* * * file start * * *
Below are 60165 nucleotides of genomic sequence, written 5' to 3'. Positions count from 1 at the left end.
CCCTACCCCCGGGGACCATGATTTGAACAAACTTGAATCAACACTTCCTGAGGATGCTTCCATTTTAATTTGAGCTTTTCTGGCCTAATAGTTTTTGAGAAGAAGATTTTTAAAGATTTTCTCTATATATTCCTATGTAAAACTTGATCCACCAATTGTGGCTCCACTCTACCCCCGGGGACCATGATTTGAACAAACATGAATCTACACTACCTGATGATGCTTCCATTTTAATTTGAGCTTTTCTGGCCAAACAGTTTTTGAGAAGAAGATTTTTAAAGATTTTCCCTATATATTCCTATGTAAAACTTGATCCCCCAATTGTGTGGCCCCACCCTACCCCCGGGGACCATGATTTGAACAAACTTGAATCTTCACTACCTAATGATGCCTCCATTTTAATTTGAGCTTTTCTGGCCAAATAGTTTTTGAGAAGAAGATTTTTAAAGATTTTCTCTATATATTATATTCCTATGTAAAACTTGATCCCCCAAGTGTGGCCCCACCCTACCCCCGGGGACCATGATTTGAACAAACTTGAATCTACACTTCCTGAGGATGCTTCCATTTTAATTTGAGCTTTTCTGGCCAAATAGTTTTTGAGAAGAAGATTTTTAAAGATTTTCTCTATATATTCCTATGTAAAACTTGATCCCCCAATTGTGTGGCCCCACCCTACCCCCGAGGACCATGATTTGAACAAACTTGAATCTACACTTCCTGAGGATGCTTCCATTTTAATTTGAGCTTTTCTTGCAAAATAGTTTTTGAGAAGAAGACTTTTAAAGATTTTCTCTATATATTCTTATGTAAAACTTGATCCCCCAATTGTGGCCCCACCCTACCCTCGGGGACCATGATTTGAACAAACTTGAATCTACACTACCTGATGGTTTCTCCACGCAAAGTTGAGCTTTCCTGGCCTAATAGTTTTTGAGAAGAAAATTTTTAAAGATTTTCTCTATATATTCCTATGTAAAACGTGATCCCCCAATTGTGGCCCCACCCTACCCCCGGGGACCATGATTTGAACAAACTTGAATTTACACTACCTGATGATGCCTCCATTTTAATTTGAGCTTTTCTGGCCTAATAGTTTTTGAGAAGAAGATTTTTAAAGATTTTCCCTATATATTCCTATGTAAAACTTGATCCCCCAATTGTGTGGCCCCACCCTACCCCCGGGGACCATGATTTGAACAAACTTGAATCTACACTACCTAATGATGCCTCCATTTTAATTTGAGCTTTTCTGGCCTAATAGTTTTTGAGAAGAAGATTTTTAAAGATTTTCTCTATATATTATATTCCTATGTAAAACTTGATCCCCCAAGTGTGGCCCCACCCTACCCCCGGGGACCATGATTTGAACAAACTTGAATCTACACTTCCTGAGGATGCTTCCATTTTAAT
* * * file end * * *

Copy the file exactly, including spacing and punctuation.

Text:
Below are 60165 nucleotides of genomic sequence, written 5' to 3'. Positions count from 1 at the left end.
CCCTACCCCCGGGGACCATGATTTGAACAAACTTGAATCAACACTTCCTGAGGATGCTTCCATTTTAATTTGAGCTTTTCTGGCCTAATAGTTTTTGAGAAGAAGATTTTTAAAGATTTTCTCTATATATTCCTATGTAAAACTTGATCCACCAATTGTGGCTCCACTCTACCCCCGGGGACCATGATTTGAACAAACATGAATCTACACTACCTGATGATGCTTCCATTTTAATTTGAGCTTTTCTGGCCAAACAGTTTTTGAGAAGAAGATTTTTAAAGATTTTCCCTATATATTCCTATGTAAAACTTGATCCCCCAATTGTGTGGCCCCACCCTACCCCCGGGGACCATGATTTGAACAAACTTGAATCTTCACTACCTAATGATGCCTCCATTTTAATTTGAGCTTTTCTGGCCAAATAGTTTTTGAGAAGAAGATTTTTAAAGATTTTCTCTATATATTATATTCCTATGTAAAACTTGATCCCCCAAGTGTGGCCCCACCCTACCCCCGGGGACCATGATTTGAACAAACTTGAATCTACACTTCCTGAGGATGCTTCCATTTTAATTTGAGCTTTTCTGGCCAAATAGTTTTTGAGAAGAAGATTTTTAAAGATTTTCTCTATATATTCCTATGTAAAACTTGATCCCCCAATTGTGTGGCCCCACCCTACCCCCGAGGACCATGATTTGAACAAACTTGAATCTACACTTCCTGAGGATGCTTCCATTTTAATTTGAGCTTTTCTTGCAAAATAGTTTTTGAGAAGAAGACTTTTAAAGATTTTCTCTATATATTCTTATGTAAAACTTGATCCCCCAATTGTGGCCCCACCCTACCCTCGGGGACCATGATTTGAACAAACTTGAATCTACACTACCTGATGGTTTCTCCACGCAAAGTTGAGCTTTCCTGGCCTAATAGTTTTTGAGAAGAAAATTTTTAAAGATTTTCTCTATATATTCCTATGTAAAACGTGATCCCCCAATTGTGGCCCCACCCTACCCCCGGGGACCATGATTTGAACAAACTTGAATTTACACTACCTGATGATGCCTCCATTTTAATTTGAGCTTTTCTGGCCTAATAGTTTTTGAGAAGAAGATTTTTAAAGATTTTCCCTATATATTCCTATGTAAAACTTGATCCCCCAATTGTGTGGCCCCACCCTACCCCCGGGGACCATGATTTGAACAAACTTGAATCTACACTACCTAATGATGCCTCCATTTTAATTTGAGCTTTTCTGGCCTAATAGTTTTTGAGAAGAAGATTTTTAAAGATTTTCTCTATATATTATATTCCTATGTAAAACTTGATCCCCCAAGTGTGGCCCCACCCTACCCCCGGGGACCATGATTTGAACAAACTTGAATCTACACTTCCTGAGGATGCTTCCATTTTAAT